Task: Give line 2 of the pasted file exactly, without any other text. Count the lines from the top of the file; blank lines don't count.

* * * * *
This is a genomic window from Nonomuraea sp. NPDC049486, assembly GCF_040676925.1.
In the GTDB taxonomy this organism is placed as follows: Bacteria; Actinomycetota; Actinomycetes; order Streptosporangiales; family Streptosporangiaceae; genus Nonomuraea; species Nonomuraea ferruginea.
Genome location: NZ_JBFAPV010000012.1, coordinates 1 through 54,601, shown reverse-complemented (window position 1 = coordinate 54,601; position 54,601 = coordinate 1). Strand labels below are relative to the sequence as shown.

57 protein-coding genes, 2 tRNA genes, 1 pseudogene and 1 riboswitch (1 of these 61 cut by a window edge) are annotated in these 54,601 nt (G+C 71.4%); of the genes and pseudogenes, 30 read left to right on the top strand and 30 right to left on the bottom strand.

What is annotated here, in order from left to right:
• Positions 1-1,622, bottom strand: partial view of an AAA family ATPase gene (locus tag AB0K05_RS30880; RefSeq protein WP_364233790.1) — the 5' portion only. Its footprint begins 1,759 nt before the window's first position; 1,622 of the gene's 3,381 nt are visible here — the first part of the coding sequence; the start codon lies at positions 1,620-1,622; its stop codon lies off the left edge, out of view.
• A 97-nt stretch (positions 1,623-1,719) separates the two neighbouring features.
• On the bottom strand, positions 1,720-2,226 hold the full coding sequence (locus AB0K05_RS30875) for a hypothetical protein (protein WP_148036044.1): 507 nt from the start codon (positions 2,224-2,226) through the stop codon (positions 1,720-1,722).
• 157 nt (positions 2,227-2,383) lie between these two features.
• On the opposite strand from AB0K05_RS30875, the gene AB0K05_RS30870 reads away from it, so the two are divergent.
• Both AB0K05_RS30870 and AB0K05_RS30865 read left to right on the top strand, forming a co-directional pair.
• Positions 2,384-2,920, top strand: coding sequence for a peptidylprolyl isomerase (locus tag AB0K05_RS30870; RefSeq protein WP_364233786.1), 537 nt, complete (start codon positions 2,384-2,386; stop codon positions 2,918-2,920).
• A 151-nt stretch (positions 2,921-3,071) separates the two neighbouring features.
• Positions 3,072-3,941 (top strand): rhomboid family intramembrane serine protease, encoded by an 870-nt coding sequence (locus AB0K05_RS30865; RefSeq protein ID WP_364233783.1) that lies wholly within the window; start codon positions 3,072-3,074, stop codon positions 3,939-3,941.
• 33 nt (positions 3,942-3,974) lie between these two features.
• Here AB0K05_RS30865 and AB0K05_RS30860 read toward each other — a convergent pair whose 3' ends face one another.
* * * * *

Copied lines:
In the GTDB taxonomy this organism is placed as follows: Bacteria; Actinomycetota; Actinomycetes; order Streptosporangiales; family Streptosporangiaceae; genus Nonomuraea; species Nonomuraea ferruginea.